--- a/app/components/MenuButton.js
+++ b/app/components/MenuButton.js
@@ -35,7 +35,11 @@ export default class MenuButton extends Component {
return (
- <TouchableOpacity onPress={this.props.action}>
+ <TouchableOpacity
+ onPress={this.props.action}
+ accessible={this.props.accessible}
+ accessibilityLabel={this.props.accessibilityLabel}
+ >
diff --git a/app/scenes/Menu.js b/app/scenes/Menu.js
index 95ac93a..f8b8dcc 100644
--- a/app/scenes/Menu.js
+++ b/app/scenes/Menu.js
@@ -141,6 +141,8 @@ export default class Menu extends Component {
: <MenuButton
style={[styles.menuButton, styles.menuButtonRight]}
+ accessible={true}
+ accessibilityLabel={'Add profile button'}

And last: in order to assert that the profile is actually added to the list of profiles, we will add accessibility properties to the list of profiles in the menu. This time the properties is already extracted onto the MenuItem component.

diff --git a/app/scenes/Menu.js b/app/scenes/Menu.js
index f8b8dcc..799bcbf 100644
--- a/app/scenes/Menu.js
+++ b/app/scenes/Menu.js
@@ -204,7 +204,7 @@ class ProfileItem extends Component {
return (
- <MenuItem action={this.props.action}>
+ <MenuItem action={this.props.action} accessible={true} accessibilityLabel={`Profile: ${this.props.profile.handle}`}>
<View style={styles.menuContainer}>
@@ -242,7 +242,7 @@ class ProfileItem extends Component {
class MenuItem extends Component {
render () {
return (
- <TouchableOpacity style={{flex: 1}} onPress={this.props.action}>
+ <TouchableOpacity style={{flex: 1}} onPress={this.props.action} accessible={this.props.accessible} accessibilityLabel={this.props.accessibilityLabel}>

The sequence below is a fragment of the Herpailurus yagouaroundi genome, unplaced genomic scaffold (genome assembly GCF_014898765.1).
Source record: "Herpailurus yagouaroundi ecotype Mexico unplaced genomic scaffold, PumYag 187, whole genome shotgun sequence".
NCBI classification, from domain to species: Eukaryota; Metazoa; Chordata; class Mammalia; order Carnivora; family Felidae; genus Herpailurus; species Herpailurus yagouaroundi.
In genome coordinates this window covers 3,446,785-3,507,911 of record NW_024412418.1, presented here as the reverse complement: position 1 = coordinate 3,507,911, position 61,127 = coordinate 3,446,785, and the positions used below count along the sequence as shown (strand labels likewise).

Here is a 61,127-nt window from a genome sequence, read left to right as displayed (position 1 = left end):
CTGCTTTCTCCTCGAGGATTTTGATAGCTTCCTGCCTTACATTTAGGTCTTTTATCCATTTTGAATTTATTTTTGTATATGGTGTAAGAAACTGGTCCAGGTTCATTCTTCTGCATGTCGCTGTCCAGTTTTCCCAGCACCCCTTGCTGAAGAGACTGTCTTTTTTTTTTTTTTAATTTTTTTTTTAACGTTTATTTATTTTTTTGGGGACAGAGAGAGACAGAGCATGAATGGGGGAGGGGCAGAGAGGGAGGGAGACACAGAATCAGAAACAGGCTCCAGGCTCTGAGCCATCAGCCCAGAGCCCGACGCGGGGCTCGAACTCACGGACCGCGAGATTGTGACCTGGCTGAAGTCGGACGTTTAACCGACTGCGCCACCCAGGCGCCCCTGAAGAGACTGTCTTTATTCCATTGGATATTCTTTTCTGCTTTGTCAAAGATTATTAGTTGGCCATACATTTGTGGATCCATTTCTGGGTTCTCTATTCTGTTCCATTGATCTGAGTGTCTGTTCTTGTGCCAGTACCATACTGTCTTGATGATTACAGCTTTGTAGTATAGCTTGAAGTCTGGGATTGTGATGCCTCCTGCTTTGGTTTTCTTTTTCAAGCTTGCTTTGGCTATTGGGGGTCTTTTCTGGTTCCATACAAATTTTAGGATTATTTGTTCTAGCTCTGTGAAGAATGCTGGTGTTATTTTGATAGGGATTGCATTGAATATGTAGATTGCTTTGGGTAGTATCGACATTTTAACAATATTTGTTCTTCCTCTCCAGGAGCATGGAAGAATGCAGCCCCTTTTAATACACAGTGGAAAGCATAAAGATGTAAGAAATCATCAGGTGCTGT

Writing and running tests

The app is actually ready to be tested now, so let’s install webdriverio as a dev-dependency on the project.

npm install --save-dev webdriverio

Setup webdrivers runner called wdio by calling wdio binary from webdriverio

➜  ndash git:(master) ✗ ./node_modules/.bin/wdio
WDIO Configuration Helper
? Where do you want to execute your tests? On my local machine
? Which framework do you want to use? jasmine
? Shall I install the framework adapter for you? Yes
? Where are your test specs located? ./__functional__/*.spec.js
? Which reporter do you want to use? spec -
? Shall I install the reporter library for you? Yes
? Do you want to add a service to your test setup? appium -
? Shall I install the services for you? Yes
? Level of logging verbosity verbose
? In which directory should screenshots gets saved if a command fails? ./errorShots/
? What is the base url? http://localhost